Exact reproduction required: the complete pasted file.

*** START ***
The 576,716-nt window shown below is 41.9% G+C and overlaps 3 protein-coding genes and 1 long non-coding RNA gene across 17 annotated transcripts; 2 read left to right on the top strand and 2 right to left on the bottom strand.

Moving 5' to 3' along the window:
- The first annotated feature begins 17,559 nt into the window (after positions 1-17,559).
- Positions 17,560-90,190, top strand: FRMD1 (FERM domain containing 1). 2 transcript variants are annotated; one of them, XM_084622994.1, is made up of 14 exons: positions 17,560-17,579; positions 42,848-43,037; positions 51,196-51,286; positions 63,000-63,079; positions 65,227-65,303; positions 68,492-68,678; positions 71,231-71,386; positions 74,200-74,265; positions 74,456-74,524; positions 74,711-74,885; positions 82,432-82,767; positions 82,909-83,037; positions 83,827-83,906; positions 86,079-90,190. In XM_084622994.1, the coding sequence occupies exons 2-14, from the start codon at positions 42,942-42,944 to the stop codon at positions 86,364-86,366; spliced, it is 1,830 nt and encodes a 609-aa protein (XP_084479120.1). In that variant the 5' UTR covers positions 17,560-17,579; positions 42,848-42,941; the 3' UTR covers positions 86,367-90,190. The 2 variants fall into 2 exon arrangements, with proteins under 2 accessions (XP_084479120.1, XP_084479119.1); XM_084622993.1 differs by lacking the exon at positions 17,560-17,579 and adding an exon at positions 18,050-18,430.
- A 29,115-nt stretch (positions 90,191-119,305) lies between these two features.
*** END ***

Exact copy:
The 576,716-nt window shown below is 41.9% G+C and overlaps 3 protein-coding genes and 1 long non-coding RNA gene across 17 annotated transcripts; 2 read left to right on the top strand and 2 right to left on the bottom strand.

Moving 5' to 3' along the window:
- The first annotated feature begins 17,559 nt into the window (after positions 1-17,559).
- Positions 17,560-90,190, top strand: FRMD1 (FERM domain containing 1). 2 transcript variants are annotated; one of them, XM_084622994.1, is made up of 14 exons: positions 17,560-17,579; positions 42,848-43,037; positions 51,196-51,286; positions 63,000-63,079; positions 65,227-65,303; positions 68,492-68,678; positions 71,231-71,386; positions 74,200-74,265; positions 74,456-74,524; positions 74,711-74,885; positions 82,432-82,767; positions 82,909-83,037; positions 83,827-83,906; positions 86,079-90,190. In XM_084622994.1, the coding sequence occupies exons 2-14, from the start codon at positions 42,942-42,944 to the stop codon at positions 86,364-86,366; spliced, it is 1,830 nt and encodes a 609-aa protein (XP_084479120.1). In that variant the 5' UTR covers positions 17,560-17,579; positions 42,848-42,941; the 3' UTR covers positions 86,367-90,190. The 2 variants fall into 2 exon arrangements, with proteins under 2 accessions (XP_084479120.1, XP_084479119.1); XM_084622993.1 differs by lacking the exon at positions 17,560-17,579 and adding an exon at positions 18,050-18,430.
- A 29,115-nt stretch (positions 90,191-119,305) lies between these two features.